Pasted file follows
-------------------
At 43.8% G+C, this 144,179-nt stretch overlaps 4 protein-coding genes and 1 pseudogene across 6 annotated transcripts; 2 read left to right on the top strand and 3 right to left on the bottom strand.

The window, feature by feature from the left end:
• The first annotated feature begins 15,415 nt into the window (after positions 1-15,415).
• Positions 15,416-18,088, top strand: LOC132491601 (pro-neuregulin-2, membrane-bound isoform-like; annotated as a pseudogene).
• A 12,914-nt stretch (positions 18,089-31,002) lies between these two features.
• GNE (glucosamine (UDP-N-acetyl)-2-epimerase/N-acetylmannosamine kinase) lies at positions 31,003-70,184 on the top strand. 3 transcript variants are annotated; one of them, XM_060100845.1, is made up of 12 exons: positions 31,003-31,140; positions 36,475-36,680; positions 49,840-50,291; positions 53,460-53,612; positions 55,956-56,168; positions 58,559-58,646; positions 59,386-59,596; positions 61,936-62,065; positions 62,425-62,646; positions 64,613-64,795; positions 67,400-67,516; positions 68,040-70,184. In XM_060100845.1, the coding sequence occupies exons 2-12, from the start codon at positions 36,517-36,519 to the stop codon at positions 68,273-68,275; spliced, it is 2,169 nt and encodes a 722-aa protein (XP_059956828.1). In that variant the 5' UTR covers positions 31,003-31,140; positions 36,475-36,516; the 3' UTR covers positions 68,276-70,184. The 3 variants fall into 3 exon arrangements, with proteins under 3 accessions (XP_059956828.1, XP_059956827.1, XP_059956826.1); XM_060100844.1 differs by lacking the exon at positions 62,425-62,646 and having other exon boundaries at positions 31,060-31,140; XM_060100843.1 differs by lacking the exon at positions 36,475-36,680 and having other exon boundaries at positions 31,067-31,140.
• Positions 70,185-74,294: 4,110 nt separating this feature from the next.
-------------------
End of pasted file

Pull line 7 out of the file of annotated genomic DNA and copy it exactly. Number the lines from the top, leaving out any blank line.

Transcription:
• Positions 70,185-74,294: 4,110 nt separating this feature from the next.